March 27, 2023 at 2:02 p.m.

More than simply a side hustle

Smith, Rosenow diversify on large scale

By Abby [email protected] | Comments: 0 | Leave a comment

WISCONSIN DELLS, Wis. – Ken Smith and John Rosenow are dairy farmers. But, they have more than their occupation in common.
Both were sparked by an idea that led to large-scale diversification of their respective farms.
Smith and Rosenow shared the stories of their diversification journey at the Professional Dairy Producers business conference March 16 in Wisconsin Dells.
Smith was hauling a load of hay to his Vermont dairy farm on a hot Saturday when he noticed all the people driving by were off to spend their money somewhere. He thought they should spend it with him instead, and the idea for Moo Thru, a farm-direct ice cream shop, was born. Thirteen years later, Moo Thru has two locations, six franchises and four additional shared locations.
Rosenow was expanding his Buffalo County dairy when the concept of all the manure that would come from the cows inspired him to design a compost site as part of the expansion. Rosenow began Cowsmo Compost in 2005. Today, the compost material is sold in 22 states. A large portion of the business is supplying the organic trade in the Upper Midwest.
While their businesses are different, the dairymen shared similar feelings of determination and innovation to diversify their dairy farms.
When Rosenow started trying to sell the compost, he drove around with a truckload of the product and tried to sell it to retailers.
“There’s some kind of feeling when you go into a place and you make a sale,” Rosenow said. “You walk out of there and you have a big smile on your face and you kind of know you’re a … salesperson. But, that’s a different skill set that I never had being a dairy farmer, and I kind of liked it.”
Rosenow said, along with developing a marketing mindset, it is important to create a good product. The compost that is produced on his farm meets all organic requirements, even though he has a conventional dairy. The manure solids are separated and hauled to a 3-acre blacktop site. The piles are turned when they reach above 131 degrees. Once they are dried, they are formed into a finished pile and sold.
Most of the product leaves the farm in semitrucks, but it is also sold in bags at retail locations and on the Cowsmo Compost website.
Smith said that in order to achieve a good product consistently, people need to be willing to make sacrifices.
“I want people to patronize my product, and I’ll do that by not ever putting out a bad product,” Smith said. “My daughter makes all of our ice cream, and she has taken 25 3-gallon boxes and thrown them into the dumpster because she didn’t like the taste of them after it was frozen. You’ve got to be willing to sacrifice.”
When starting the ice cream business, Smith said his loan officer required a plan on paper. He talked with other ice cream store owners and got an idea of what equipment costs were but still did not have a concept of whether his plan would work or not. It was also an initial investment of half a million dollars, Smith said.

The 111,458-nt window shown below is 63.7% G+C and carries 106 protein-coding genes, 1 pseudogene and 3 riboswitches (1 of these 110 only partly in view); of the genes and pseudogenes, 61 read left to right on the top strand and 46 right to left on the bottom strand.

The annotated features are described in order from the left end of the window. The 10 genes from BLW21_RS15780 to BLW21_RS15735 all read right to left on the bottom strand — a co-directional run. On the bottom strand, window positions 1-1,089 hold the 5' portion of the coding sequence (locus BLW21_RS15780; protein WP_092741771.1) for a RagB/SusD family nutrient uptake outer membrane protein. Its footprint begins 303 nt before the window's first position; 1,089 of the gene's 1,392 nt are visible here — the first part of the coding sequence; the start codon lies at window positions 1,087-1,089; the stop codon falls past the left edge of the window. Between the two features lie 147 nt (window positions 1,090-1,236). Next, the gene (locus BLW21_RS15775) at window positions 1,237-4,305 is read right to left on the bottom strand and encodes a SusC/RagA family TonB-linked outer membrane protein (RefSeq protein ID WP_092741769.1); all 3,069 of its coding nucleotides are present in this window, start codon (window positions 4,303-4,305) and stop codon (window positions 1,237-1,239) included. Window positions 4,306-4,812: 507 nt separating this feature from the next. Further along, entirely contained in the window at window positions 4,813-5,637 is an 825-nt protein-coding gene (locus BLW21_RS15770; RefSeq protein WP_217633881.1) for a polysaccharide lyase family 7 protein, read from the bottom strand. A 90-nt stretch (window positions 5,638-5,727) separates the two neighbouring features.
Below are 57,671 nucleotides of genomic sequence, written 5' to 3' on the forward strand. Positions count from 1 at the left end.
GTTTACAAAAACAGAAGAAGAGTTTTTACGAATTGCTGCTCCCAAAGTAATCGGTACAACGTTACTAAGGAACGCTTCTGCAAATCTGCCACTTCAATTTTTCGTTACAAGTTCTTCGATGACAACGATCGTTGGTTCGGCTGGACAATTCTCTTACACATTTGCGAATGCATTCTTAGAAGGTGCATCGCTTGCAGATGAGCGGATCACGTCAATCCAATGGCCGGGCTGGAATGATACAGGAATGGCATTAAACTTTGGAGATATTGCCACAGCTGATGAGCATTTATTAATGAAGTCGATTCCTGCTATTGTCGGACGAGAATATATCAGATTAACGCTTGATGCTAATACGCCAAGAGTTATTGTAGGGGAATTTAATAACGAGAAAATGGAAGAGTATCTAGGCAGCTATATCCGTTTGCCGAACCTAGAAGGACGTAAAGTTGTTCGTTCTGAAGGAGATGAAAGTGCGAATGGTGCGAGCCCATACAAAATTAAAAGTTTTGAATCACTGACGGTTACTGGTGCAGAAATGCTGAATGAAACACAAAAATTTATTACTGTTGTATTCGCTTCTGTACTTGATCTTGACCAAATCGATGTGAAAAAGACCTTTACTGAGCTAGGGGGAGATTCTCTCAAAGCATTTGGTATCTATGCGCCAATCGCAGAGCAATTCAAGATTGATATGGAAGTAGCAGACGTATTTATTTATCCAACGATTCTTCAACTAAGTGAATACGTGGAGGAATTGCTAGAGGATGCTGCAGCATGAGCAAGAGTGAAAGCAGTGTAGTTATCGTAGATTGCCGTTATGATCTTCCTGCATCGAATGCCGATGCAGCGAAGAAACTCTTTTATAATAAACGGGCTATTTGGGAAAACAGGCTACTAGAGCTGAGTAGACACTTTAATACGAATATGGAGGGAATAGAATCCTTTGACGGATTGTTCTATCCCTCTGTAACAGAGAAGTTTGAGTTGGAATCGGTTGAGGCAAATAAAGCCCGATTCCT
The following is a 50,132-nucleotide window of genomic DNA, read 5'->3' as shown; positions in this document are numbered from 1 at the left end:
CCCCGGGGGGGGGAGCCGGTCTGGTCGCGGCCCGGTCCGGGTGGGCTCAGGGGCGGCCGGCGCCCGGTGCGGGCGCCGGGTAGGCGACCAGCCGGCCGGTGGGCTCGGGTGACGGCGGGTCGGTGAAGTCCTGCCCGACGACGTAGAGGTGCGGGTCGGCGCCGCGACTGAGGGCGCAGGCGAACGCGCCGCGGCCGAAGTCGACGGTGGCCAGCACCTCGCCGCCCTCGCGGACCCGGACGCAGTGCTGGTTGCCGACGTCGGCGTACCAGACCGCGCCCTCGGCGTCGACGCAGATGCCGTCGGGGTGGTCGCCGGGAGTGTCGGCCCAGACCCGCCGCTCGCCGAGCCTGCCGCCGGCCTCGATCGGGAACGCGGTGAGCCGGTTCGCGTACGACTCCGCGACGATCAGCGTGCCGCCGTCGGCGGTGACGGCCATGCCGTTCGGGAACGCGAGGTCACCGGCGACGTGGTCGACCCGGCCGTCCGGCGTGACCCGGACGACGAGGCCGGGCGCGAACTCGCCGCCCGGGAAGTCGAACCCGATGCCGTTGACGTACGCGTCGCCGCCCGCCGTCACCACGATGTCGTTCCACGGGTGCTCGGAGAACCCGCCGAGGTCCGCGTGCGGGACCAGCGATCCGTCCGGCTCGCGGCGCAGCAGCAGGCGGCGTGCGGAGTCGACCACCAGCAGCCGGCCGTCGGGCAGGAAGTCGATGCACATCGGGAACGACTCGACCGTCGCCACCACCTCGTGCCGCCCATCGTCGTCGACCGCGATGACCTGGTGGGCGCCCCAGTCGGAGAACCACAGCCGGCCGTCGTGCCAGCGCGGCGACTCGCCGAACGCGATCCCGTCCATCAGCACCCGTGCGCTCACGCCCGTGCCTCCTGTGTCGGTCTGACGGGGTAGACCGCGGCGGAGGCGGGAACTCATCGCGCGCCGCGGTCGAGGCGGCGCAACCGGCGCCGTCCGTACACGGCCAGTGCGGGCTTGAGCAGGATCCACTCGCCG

“You’re already leveraged because you’re a dairy farmer,” he said. “You’ve got to be willing to improvise and make adjustments.”
Smith started by renovating an antique store. He has expanded three times in 13 years. One event that propelled his growth was being featured on the Washington, D.C. morning news. Otherwise, his location on the corner of a four-lane highway offers exposure.
Both Smith and Rosenow said it took a few years to generate a positive cash flow. While it is important to them to have a successful business, they both make sure to have fun with their diversification projects. Smith said it was a big reason for going into the ice cream business instead of cheese or bottled milk.
“Everybody who comes to me for ice cream comes with a smile on their face,” Smith said. “I’ve never seen a grumpy person standing in line, and I’ve seen as many as 85 people standing in line at once.”
Rosenow shared a similar attitude regarding the compost product.
“One of the criteria when we started this is, any business that we’ve dealt with, it has to be fun,” Rosenow said. “If it’s not fun, then why the heck do it? So, this has been quite a ride.”
Along with a marketing mindset and a desire to make the job fun, Smith said it is important to keep an open mind.
“My wife lay in bed at night and said, ‘What are we going to do? Nobody’s going to come,’” Smith said. “And I said, ‘Well, it could always be a dentist’s office or a used car lot.’ So with that thought, you’ve got to be willing to improvise to make the adjustment work.”
Rosenow related to the feelings of anxiety through dairying but was more optimistic about the compost venture.
“There were a lot of times when we were farming that you stay awake a little bit at night, wondering if we are going to lose the whole thing tomorrow,” Rosenow said. “But the compost business wasn’t really like that. It kept growing, and it was always kind of a delight.”


You must login to comment.

Top Stories

Today's Edition



27 28 29 30 31 1 2
3 4 5 6 7 8 9
10 11 12 13 14 15 16
17 18 19 20 21 22 23
24 25 26 27 28 29 30

To Submit an Event Sign in first

Today's Events

No calendar events have been scheduled for today.